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Special deliveries Medical center opens new labor, delivery unit

Colonel Roshetko, left, is briefed about a newborn warmer in a labor, delivery, recovery and postpartum room by  Capt. Toni Olivieri, a labor and delivery nurse, and Maj. Regina Paden, a nurse midwife.  Captain Olivieri and Major Paden are members of the squadron’s state-of-the art LDRP unit which opened Jan. 8.  (U.S. Air Force photo by Steve Pivnick)

Colonel Roshetko, left, is briefed about a newborn warmer in a labor, delivery, recovery and postpartum room by Capt. Toni Olivieri, a labor and delivery nurse, and Maj. Regina Paden, a nurse midwife. Captain Olivieri and Major Paden are members of the squadron’s state-of-the art LDRP unit which opened Jan. 8. (U.S. Air Force photo by Steve Pivnick)

Labor and delivery nurse Capt. Toni Olivieri provides care for simulated patient Senior Airman Tamara Ivy in one of Keesler Mediclal Center’s new, state-of-the-art labor, delivery, recovery and postpartum rooms.  Both are members of the 81st Inpatient Operations Squadron, Keesler’s newest squadron, which was activated Jan. 11. (U.S. Air Force Photo by Steve Pivnick)

Labor and delivery nurse Capt. Toni Olivieri provides care for simulated patient Senior Airman Tamara Ivy in one of Keesler Mediclal Center’s new, state-of-the-art labor, delivery, recovery and postpartum rooms. Both are members of the 81st Inpatient Operations Squadron, Keesler’s newest squadron, which was activated Jan. 11. (U.S. Air Force Photo by Steve Pivnick)

KEESLER AIR FORCE BASE, Miss. -- After almost a year's delay due to Hurricane Katrina, Keesler Medical Center opened its new labor, delivery, recovery and postpartum unit Jan. 8.

The last baby was born at the medical center Aug. 29, 2005, during the hurricane.
Originally scheduled for completion a year ago, the unit offers beautiful surroundings and state-of-the-art equipment for patients who'll deliver at the medical center.

According to Cynthia Butz, a clinical nurse in the 81st Surgical Operations Squadron perinatal services department, the new unit offers large, airy rooms where women spend their entire stay throughout the delivery experience.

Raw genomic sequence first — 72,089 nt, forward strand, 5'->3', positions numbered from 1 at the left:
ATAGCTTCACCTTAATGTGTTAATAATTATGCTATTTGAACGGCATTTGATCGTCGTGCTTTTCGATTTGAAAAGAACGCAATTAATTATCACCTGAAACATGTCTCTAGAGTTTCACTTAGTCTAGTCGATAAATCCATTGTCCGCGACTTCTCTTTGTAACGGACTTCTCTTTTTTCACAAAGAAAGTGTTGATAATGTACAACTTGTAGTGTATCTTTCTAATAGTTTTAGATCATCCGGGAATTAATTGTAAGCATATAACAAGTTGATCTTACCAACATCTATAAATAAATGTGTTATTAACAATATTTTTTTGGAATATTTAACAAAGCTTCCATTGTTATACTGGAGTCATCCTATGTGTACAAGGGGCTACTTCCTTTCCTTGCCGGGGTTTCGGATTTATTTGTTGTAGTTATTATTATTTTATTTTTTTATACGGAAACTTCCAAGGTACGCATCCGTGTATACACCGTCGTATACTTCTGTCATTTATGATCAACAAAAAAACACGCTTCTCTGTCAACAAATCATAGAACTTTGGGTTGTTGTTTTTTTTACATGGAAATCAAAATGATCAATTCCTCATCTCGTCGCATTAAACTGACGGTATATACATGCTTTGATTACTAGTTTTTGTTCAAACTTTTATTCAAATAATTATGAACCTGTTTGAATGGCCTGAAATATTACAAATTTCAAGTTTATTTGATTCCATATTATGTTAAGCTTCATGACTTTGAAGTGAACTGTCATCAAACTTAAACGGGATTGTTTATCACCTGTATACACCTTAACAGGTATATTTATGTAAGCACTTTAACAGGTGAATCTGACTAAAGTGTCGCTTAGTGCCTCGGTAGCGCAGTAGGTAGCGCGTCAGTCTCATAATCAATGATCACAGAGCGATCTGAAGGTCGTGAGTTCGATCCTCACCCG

"I'm really impressed by the rooms," Ms. Butz said. "They have windows (which the hospital's former labor and delivery area lacked), are light-filled, decorated with pastel colors and have wood floors. The medical equipment in the rooms is state-of-the art. Each has a TV and DVD player. Most important to mothers, the rooms have private bathrooms."

She added that eventually each room will have its own coastal theme.

Ms. Butz noted that babies will stay with their mothers most of the time. However, the unit also includes a transitional nursery for newborns who need more attention after delivery.
There are also antepartum rooms for expectant mothers who experience medical problems early in their pregnancies and two operating rooms for Caesarian deliveries.
The unit is staffed with six obstetrics/gynecology physicians, a nurse midwife, nine Air Force and three civilian nurses and seven medical technicians. More staff is arriving in the coming year.

Ms. Butz said having a midwife on staff is a definite plus.

"Many people like the services midwives provide -- it's a different kind of care," she pointed out.

Active-duty nurses were hand-picked for their clinical experience by the 81st Medical Group's chief nurse, Col. Elizabeth Bowers-Klaine.

"I'm really excited to have this unit open -- we've known for a long time that our labor and delivery was old and unappealing to many patients," said Lt. Col. (Dr.) Michael Bash-ford, 81st MSGS obstetrics/ gynecology flight commander. "Now we have a beautiful new unit with lots of space. It rivals any civilian hospital. I think our patients will be anxious to have their babies here when they see what has been done.

"I am also very happy with our new labor and delivery staff," he continued. "All of our nurses have many years of experience on labor and delivery. It is going to be a great team."

Construction was completed in August at a cost of $9.4 million. Colonel Bashford noted that planning for the new unit began several years ago, and construction began before Hurricane Katrina.

"We were worried after the hurricane about what would happen to the construction, but were very gratified when the decision was made to complete the project," the colonel remarked. "From my point of view, it's all about giving our patients a great delivery experience."